Thanks for the great post. We have configured as per HP White paper, synchronous replication with VMware metro cluster. Switchover works fine but when we simulate failover (remove all fc and management Ethernet cables from source 3par) secondary 3par is not picking up. showvlun is still showing as standby and datastores disconnected from esxi hosts.

    Is there any simulating process for failover?

    February 16, 2016 at 1:51 pm Reply
    • Philip Sellers #

      You can always force a planned switchover using the Switchover option in SSMC. This white paper may help but it may also be the one you’re referencing:

      If you want to simulate an unplanned switchover, which is what it sounds like, if you remove FC and Ethernet connections on the primary and it doesn’t failover, my first guess is there is a problem with the quorum node of quorum configuration. The quorum node is required to direct this operation on the 3PAR. From my experiences, I’d almost positively guess its a quorum issue. If switchover is working – that would make sense because the two 3PARs can talk and coordinate a switchover. If you have a failed quorum configuration and one 3PAR goes down, there is no majority to assume control.

      Now, all that said, there is one additional possibility. I have run into issues with earlier 3PAR firmware and VMware Metro clustering where the standby LUNs did not change state on the host. I’d make sure I am up to date on the 3PAR firmware to avoid this nasty issue. We ran into this during year 1 of the 7000 series, but it has been solved in firmware. When the LUNs were presented to the host, they did not group into the same target port group (TPG). We had issues where some LUNs would switchover but others would not. You can use esxcli to enumerate the LUNs including their TPG and if you have LUNs sources from the same arrays grouped into different TPGs, its a sign of this problem. A reboot generally clears up the misassignment and groups the LUNs correctly. But, we have not seen this issue in a couple years since the firmware upgrades addressed it.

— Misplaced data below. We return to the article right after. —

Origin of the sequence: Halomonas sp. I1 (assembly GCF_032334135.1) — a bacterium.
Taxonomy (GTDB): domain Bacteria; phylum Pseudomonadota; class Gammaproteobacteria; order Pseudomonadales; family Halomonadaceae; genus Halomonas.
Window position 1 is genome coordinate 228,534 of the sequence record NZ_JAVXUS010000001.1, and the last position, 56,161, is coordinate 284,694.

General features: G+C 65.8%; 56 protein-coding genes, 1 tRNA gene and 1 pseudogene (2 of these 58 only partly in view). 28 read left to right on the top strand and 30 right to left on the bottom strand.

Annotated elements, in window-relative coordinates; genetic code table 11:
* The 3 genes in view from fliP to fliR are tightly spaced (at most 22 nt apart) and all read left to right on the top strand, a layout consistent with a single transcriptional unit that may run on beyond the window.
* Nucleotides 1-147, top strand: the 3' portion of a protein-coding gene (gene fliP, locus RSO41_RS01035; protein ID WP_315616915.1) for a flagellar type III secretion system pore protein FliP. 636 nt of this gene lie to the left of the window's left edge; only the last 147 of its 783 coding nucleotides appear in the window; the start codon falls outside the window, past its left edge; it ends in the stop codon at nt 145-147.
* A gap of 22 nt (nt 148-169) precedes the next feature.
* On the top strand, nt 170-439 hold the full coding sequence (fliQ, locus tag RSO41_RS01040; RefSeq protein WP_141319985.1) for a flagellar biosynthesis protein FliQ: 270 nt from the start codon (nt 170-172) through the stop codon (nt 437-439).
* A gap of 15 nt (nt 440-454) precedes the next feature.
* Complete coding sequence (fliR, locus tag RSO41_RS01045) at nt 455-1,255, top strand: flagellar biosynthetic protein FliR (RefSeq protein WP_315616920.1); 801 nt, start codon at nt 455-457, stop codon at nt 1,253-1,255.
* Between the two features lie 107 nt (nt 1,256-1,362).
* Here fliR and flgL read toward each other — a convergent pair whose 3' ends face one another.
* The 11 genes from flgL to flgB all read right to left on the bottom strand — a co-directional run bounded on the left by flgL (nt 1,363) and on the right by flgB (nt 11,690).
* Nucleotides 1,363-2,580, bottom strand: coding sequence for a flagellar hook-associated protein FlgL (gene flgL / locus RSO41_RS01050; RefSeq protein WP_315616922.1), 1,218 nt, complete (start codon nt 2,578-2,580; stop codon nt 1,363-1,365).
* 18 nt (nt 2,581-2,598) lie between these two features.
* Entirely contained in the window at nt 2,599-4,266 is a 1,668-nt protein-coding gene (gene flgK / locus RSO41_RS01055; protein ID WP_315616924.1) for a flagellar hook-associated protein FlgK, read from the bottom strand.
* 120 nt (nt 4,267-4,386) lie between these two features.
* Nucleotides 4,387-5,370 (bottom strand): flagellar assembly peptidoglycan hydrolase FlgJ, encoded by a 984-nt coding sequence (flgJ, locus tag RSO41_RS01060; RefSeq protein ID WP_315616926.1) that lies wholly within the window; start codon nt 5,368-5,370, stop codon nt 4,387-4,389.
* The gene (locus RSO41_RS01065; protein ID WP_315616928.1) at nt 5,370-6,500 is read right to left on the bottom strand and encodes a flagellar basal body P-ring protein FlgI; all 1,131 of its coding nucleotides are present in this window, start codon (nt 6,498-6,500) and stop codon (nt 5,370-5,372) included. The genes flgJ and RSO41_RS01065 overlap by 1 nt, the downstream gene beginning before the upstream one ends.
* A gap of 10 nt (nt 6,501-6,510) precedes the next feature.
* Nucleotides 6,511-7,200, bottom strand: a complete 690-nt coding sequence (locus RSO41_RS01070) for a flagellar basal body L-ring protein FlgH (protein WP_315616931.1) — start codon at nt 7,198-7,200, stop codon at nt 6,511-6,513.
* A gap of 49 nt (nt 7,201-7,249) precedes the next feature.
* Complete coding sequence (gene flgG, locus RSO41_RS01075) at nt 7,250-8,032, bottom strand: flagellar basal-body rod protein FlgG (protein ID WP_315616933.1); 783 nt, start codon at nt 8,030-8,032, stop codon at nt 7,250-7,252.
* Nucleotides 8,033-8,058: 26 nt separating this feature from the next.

Sorry for the slow reply – just getting to these comments!

      March 6, 2016 at 6:25 pm Reply


  1. HP enhances 3PAR StoreServ Peer Persistence with automatic failover | Tech Talk - July 3, 2013

    […] it detects the status and begins failover on the remaining 3PAR StoreServ array. Because the 3PAR StoreServ uses ALUA to block and open the active IO paths, the failover is seamless to the VMware workloads.  All of this is accomplished by using the same […]

  2. Peer Persistence and Adaptive Optimization interoperation on 3PAR | Techazine - July 7, 2014

    […] Peer Persistence is 3PAR’s flavor of Metro Storage Clustering for VMware.  Peer Persistence allows synchronous replication between the two arrays and a seamless failover from one set of LUNs to another between arrays without interruption to the VMware workloads.  The primary 3PAR presents its LUNs under a WWN as active storage paths and the secondary/replication array presents its LUNs in a secondary/passive state until the failover occurs.  When failover occurs, the replica becomes the active paths and the other array becomes secondary/inactive.  The failover and monitoring can be automated with a Quorum Witness to handle the failover in the event of an array failure. […]